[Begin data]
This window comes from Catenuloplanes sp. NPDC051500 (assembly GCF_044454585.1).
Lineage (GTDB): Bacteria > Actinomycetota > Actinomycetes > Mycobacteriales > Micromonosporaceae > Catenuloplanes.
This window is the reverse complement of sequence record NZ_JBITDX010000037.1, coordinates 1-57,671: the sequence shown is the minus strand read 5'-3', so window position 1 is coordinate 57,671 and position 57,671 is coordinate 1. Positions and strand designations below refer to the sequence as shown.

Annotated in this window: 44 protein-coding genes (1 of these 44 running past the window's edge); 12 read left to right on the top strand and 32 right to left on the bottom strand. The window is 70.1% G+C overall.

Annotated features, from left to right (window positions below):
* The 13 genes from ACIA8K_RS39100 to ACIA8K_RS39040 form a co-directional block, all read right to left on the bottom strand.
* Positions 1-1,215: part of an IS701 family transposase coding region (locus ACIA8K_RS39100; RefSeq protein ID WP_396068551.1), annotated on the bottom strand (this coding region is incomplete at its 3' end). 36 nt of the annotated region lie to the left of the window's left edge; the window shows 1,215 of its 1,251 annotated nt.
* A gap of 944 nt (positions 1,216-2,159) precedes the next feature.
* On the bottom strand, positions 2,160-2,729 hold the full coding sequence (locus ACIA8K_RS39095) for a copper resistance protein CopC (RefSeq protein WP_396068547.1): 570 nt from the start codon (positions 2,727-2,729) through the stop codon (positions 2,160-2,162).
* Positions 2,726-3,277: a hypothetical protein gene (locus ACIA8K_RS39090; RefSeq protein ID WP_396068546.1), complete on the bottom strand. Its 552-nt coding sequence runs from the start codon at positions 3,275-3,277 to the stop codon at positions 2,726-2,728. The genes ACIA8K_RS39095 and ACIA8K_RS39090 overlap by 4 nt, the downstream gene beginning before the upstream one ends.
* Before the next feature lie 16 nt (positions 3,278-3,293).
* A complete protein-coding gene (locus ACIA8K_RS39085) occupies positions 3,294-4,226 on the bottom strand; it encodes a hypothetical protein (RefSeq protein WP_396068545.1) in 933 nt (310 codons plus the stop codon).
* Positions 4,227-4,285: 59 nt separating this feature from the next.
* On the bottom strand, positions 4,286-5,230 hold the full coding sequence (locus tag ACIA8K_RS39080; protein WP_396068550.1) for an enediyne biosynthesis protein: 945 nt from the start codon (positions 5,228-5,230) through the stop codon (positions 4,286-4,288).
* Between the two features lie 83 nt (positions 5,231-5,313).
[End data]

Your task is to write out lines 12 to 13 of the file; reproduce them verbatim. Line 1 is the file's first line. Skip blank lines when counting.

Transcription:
* A complete protein-coding gene (locus ACIA8K_RS39085) occupies positions 3,294-4,226 on the bottom strand; it encodes a hypothetical protein (RefSeq protein WP_396068545.1) in 933 nt (310 codons plus the stop codon).
* Positions 4,227-4,285: 59 nt separating this feature from the next.